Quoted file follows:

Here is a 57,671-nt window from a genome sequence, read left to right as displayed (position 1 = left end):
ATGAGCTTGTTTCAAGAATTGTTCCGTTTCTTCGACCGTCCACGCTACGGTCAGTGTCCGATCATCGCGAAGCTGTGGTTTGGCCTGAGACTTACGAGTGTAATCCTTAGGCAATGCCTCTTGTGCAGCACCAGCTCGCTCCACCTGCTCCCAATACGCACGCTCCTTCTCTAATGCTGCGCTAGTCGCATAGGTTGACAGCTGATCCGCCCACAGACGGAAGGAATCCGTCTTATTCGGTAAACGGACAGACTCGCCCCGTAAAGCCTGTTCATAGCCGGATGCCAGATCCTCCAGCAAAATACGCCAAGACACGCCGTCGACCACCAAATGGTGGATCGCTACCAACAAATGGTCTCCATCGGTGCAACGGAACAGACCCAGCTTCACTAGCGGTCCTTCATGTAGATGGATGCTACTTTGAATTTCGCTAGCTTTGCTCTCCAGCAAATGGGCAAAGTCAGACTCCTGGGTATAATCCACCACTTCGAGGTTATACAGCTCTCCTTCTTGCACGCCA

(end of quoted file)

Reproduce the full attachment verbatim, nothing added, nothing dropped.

Here is a 57,671-nt window from a genome sequence, read left to right as displayed (position 1 = left end):
ATGAGCTTGTTTCAAGAATTGTTCCGTTTCTTCGACCGTCCACGCTACGGTCAGTGTCCGATCATCGCGAAGCTGTGGTTTGGCCTGAGACTTACGAGTGTAATCCTTAGGCAATGCCTCTTGTGCAGCACCAGCTCGCTCCACCTGCTCCCAATACGCACGCTCCTTCTCTAATGCTGCGCTAGTCGCATAGGTTGACAGCTGATCCGCCCACAGACGGAAGGAATCCGTCTTATTCGGTAAACGGACAGACTCGCCCCGTAAAGCCTGTTCATAGCCGGATGCCAGATCCTCCAGCAAAATACGCCAAGACACGCCGTCGACCACCAAATGGTGGATCGCTACCAACAAATGGTCTCCATCGGTGCAACGGAACAGACCCAGCTTCACTAGCGGTCCTTCATGTAGATGGATGCTACTTTGAATTTCGCTAGCTTTGCTCTCCAGCAAATGGGCAAAGTCAGACTCCTGGGTATAATCCACCACTTCGAGGTTATACAGCTCTCCTTCTTGCACGCCA